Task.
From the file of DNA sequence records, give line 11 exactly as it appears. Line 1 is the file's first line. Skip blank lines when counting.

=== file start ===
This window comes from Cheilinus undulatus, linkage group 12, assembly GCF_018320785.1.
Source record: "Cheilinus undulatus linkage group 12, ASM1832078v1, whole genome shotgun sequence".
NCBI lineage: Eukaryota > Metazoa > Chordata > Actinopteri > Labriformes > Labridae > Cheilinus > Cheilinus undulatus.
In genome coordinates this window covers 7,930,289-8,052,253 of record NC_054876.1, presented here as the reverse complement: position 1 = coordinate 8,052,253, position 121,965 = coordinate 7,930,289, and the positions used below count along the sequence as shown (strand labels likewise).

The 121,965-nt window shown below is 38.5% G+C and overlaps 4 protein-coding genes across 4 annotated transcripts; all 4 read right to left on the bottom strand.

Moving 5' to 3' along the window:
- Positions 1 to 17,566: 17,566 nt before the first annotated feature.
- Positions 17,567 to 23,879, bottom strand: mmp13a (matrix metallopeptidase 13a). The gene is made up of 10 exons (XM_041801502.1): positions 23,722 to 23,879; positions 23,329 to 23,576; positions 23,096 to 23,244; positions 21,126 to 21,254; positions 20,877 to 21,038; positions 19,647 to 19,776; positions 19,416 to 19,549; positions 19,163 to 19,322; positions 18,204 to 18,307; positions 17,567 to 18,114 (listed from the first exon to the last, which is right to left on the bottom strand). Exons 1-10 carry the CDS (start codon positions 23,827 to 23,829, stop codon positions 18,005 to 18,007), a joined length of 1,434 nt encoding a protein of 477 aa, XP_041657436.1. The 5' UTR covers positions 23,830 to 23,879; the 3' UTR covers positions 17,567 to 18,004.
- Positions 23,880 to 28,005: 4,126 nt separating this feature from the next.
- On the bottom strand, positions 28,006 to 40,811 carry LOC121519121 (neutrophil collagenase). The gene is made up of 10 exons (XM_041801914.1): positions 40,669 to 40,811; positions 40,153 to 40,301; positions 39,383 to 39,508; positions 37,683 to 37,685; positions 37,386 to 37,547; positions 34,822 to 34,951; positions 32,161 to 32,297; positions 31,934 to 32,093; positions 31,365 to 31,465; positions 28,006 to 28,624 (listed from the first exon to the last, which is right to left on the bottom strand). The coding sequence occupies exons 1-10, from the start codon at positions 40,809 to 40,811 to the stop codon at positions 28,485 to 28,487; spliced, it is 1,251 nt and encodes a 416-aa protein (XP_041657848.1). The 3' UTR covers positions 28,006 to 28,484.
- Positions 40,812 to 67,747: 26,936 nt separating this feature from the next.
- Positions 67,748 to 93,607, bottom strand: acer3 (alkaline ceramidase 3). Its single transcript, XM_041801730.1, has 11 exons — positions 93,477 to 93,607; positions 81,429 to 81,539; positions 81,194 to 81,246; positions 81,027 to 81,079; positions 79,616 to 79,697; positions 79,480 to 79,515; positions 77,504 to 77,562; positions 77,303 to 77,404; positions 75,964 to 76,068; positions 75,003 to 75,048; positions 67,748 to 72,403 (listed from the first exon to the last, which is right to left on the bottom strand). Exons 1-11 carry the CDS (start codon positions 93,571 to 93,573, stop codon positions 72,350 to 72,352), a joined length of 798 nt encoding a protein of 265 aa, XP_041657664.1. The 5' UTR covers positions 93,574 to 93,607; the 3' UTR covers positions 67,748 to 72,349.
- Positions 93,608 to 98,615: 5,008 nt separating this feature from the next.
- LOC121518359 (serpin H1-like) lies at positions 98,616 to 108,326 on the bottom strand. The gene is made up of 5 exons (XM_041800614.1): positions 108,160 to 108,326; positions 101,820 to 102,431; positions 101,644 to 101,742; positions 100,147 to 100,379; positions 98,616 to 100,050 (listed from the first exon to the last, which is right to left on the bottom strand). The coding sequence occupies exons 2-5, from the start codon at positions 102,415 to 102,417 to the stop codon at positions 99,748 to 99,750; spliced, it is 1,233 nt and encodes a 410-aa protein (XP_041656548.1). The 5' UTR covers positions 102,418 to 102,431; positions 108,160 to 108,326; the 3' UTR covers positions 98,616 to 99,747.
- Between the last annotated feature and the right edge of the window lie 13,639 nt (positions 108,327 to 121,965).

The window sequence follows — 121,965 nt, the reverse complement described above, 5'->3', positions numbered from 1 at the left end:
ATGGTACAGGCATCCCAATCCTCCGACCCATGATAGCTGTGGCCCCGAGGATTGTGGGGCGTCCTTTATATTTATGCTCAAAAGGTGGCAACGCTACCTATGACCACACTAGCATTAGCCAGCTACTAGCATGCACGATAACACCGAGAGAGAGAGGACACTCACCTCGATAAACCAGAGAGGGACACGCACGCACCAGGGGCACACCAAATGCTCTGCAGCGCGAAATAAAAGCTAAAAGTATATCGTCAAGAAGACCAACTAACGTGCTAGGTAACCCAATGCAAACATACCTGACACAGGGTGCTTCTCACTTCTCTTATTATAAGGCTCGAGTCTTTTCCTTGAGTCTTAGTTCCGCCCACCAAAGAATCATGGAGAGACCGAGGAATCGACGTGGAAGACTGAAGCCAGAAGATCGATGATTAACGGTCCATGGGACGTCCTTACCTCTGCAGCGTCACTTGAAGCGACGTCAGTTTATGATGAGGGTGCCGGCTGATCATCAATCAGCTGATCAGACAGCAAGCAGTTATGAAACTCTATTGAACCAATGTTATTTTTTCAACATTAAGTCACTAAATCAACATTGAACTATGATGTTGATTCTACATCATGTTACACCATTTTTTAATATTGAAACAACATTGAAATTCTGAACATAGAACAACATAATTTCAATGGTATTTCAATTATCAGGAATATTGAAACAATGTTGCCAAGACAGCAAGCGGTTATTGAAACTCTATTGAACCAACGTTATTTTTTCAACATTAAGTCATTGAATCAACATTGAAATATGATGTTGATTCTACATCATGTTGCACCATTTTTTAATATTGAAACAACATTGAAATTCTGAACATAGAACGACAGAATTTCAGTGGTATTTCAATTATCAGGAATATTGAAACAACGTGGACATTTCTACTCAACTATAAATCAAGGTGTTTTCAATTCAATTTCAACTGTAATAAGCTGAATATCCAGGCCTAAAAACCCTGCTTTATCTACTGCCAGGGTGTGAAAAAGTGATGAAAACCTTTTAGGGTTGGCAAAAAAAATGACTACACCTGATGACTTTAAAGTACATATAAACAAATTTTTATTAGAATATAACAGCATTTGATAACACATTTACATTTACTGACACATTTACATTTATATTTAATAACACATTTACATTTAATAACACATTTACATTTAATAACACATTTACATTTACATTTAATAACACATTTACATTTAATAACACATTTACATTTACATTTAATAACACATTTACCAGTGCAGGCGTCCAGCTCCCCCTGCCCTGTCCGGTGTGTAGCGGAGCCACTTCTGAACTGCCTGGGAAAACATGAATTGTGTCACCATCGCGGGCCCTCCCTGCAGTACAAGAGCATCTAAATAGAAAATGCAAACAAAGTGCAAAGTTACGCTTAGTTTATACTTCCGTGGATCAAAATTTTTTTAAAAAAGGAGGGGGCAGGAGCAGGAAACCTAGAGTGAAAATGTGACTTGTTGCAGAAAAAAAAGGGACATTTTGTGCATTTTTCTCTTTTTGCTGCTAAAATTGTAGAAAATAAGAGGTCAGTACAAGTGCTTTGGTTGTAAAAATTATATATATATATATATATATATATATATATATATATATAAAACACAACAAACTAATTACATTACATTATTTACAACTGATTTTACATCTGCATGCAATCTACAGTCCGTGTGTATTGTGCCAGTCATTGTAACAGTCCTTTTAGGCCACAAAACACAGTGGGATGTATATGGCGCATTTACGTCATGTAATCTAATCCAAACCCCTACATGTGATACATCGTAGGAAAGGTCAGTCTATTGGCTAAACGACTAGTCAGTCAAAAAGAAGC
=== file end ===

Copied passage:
- Positions 40,812 to 67,747: 26,936 nt separating this feature from the next.